Senior Dog Food vs. Adult Dog Food

by M.B. Lachlei
    Does senior food make a difference?

    Does senior food make a difference?

    Jupiterimages/Creatas/Getty Images

    At some point between the ages of 8 and 10, your dog becomes a senior. He may still have a lot of energy and years left, but he isn't the young pup that he was. You'll start seeing him slow down a bit and perhaps be a little stiff when he gets up. Your dog now is "senior," so shouldn't you be feeding him senior food? Perhaps, but perhaps not.

    If you've been feeding your dog an adult dog food, you may be thinking about switching to the senior formulation of the same dog food, or one that says it's for senior dogs. If you look at your pet's adult dog food, you may see that it says for all life stages under the nutritional adequacy statement. Does that mean you can continue feeding it? The answer is yes.

    The Association for American Feed Control Officials (AAFCO) has established guidelines for dog foods. The formulations can be either for growth (puppy) or maintenance (adult). According to the Food and Drug Administration (FDA), the words "senior" on pet food is nothing more than a marketing term. The food must have at least 18 percent crude protein and 5 percent crude fat on a dry-matter basis, or is not considered complete and balanced for adult dogs according to the AAFCO standards.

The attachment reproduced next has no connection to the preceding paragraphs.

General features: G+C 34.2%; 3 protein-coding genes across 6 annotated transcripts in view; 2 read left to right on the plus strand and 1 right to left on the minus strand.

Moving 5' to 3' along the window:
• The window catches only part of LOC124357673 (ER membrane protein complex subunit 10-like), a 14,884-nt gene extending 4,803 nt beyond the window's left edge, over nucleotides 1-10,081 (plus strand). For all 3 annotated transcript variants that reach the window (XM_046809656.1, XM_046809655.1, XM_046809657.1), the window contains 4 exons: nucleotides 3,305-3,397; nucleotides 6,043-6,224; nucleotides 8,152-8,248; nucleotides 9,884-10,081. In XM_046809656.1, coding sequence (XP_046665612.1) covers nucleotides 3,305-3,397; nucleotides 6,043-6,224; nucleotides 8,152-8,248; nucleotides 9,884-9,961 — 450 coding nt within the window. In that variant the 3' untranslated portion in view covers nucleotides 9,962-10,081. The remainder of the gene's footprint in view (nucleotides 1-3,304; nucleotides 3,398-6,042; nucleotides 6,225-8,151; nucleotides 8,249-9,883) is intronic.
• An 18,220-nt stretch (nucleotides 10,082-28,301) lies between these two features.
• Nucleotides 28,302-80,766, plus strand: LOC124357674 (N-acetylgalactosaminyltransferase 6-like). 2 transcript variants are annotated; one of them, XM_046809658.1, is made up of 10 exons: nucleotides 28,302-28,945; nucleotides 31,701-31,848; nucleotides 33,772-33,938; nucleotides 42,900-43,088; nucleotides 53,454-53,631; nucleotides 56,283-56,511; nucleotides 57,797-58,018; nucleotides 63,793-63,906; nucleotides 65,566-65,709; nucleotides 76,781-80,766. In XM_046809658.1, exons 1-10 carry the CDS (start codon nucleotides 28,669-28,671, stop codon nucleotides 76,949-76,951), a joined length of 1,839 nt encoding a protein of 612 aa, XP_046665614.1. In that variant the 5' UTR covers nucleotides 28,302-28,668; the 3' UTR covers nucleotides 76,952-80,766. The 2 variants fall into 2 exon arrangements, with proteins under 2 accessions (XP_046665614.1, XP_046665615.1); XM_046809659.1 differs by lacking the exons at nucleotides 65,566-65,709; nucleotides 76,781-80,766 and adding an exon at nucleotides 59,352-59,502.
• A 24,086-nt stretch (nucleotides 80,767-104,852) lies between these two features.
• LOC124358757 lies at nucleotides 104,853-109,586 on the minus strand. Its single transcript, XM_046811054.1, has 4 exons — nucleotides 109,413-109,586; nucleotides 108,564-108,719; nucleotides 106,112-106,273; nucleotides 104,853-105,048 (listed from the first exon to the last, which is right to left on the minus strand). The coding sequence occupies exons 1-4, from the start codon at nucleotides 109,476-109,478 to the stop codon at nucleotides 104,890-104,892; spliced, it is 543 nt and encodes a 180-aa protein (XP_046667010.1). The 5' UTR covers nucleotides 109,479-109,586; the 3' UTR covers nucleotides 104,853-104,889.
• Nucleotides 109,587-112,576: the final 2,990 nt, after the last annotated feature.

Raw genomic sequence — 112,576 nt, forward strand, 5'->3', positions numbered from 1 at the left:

So, should you just feed an adult dog food and forget about feeding a senior diet? Maybe. According to the Whole Dog Journal, over-the-counter geriatric foods for dogs usually have lower levels of protein and fat than the "regular" maintenance versions. However, over-the-counter senior diets may have additional dietary supplements and nutraceuticals (a product offered to prevent or treat a disease that is marketed as a dietary supplement), such as Omega-3 fatty acids and glucosamine, which may help older dogs' conditions, such as arthritis.

    Your veterinarian may wish you to feed your dog a prescription diet. There now are many diets formulated for geriatric dogs and dogs with conditions, such as kidney disease, cancer, obesity, liver disease, loss of weight, heart problems, arthritis and joint problems, diabetes, and other age-related diets. These diets may not follow the AAFCO nutritional guidelines because dogs with these problems may have special needs in nutrition.
    Talk to your veterinarian before changing your dog over to a senior diet. Your veterinarian may wish to evaluate your dog's diet and recommend a special nutrition program for your dog.

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    About the Author

    M.B. Lachlei is an award-winning author of more than 30 pet and science-fiction/fantasy books. She is also the publisher of Sky Warrior Books.

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